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Singapore

Why Singapore is a vital cog in China’s foreign policy

City state has played key role as bridge between the Southeast Asian states and Beijing as well as helping to ease tensions with Washington

PUBLISHED : Thursday, 21 September, 2017, 11:02am
UPDATED : Thursday, 12 October, 2017, 6:28pm

Singapore has played a significant role in Beijing’s foreign affairs even though it did not establish official diplomatic relations until 1990 – the last Southeast Asian nation to do so.

Relations between Singapore and China have faced turbulence over the past few months over the South China Sea disputes, even though it has no claim of its own.

More recently, however, Premier Li Keqiang has urged Singapore to “inject new energy” into the relationship between China and Southeast Asia.

Here we take a look at the importance of Singapore with regards to Beijing’s relations with the US and Southeast Asia.

China and Southeast Asia

A founding member of Association of Southeast Asian Nations (Asean), Singapore is currently responsible for coordinating dialogue between the bloc and China.

The importance of this role has been heightened since last year after the landmark international tribunal ruling on the South China Sea ruled against most of China’s claims in favour of the Philippines.

China hopes to ‘energise’ relations with Singapore, Asean, Li Keqiang tells Lee Hsien Loong

Singapore’s public call to respect the ruling dismayed Beijing, and this is widely believed to be one of the factors that has strained bilateral relations.

Singapore, an advocate of a united stance for the 10-member bloc, is going to take the chairmanship of Asean next year, and observers believe that Beijing will remain cautious in its handling of its relations with the city state.

Balance of Power

Singapore’s founding father Lee Kuan Yew was a strong advocate of the long-standing policy of maintaining a balance of power between the major powers in the region.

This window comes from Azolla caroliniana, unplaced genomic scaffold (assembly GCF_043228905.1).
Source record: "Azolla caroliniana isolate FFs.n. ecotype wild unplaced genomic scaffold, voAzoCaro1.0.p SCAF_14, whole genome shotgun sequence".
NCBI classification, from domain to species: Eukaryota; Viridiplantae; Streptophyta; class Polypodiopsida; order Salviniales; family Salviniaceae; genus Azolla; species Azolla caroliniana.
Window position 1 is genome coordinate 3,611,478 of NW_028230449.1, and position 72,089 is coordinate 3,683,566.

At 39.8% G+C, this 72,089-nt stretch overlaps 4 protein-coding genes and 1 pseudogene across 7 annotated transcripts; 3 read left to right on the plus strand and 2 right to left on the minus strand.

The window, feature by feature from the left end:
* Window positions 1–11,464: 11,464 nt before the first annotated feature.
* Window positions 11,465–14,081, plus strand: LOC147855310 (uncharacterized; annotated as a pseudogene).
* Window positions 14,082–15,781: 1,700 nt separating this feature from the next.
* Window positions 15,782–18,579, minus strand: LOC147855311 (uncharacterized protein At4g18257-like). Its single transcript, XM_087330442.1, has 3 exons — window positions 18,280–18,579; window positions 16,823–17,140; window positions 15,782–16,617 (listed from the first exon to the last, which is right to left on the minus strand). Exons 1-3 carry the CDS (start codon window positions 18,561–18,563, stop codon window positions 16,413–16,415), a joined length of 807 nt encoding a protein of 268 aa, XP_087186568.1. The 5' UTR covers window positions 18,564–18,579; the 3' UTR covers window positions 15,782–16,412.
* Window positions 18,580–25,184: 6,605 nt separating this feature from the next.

He believed this could not only help to ensure peace and stability in the region, but also give more room for small nations to survive and prosper if the major powers could maintain peaceful relations.

In a speech at the gala dinner of the US-Asean Business Council’s 25th anniversary in 2009, Lee told audiences that “the size of China makes it impossible for the rest of Asia, including Japan and India, to match it in weight and capacity in about 20 to 30 years. So we need America to strike a balance”.

Calming influence

When Beijing fired missiles into the waters surrounding Taiwan during the Third Taiwan Strait Crisis between 1995 and 1996, Lee made a public call for calm.

“China’s leaders have referred to me as an old friend. I am an older friend of Taiwan,” Lee later recalled in his memoirs. “If either one is damaged, Singapore will suffer a loss. If both are damaged, Singapore’s loss will be doubled.”

From trade to trains, China and Singapore boost their economic ties

Lee also reminded Washington to think twice before taking action, including economic sanctions, against Beijing.

He said this could have negative effects on not only mainland China but also other regional players, including Hong Kong, Taiwan, Japan, South Korea and even Asean itself.

He warned that any confrontation between Beijing and Washington could spell danger for the Asia-Pacific region and hamper the interests of Washington too.

Calls for mutual understanding

Singapore has been carefully playing a role as an honest broker between China and the West.

For Beijing, Singapore – the only country outside China with a majority Chinese population – has offered a particularly attractive model of Western-style economic modernisation in a society with traditional Chinese-style values.

Singapore’s Finance Minister Heng Swee Keat was Lee’s principal private secretary in 1999, when he helped act as a go-between at a time when tensions between Beijing and the US escalated following Nato’s bombing of the Chinese embassy in Belgrade and negotiations to ensure China’s entry to the World Trade Organisation failed.

According to Heng, Lee organised separate meetings with Madeline Albright, the US secretary of state at the time, and her Chinese counterpart Tang Jiaxuan.

He told the Americans that it was not in their interest to be adversarial towards China or to treat it as an enemy, while advising the Chinese to tap into the markets, technology and capital of the US to develop the economy.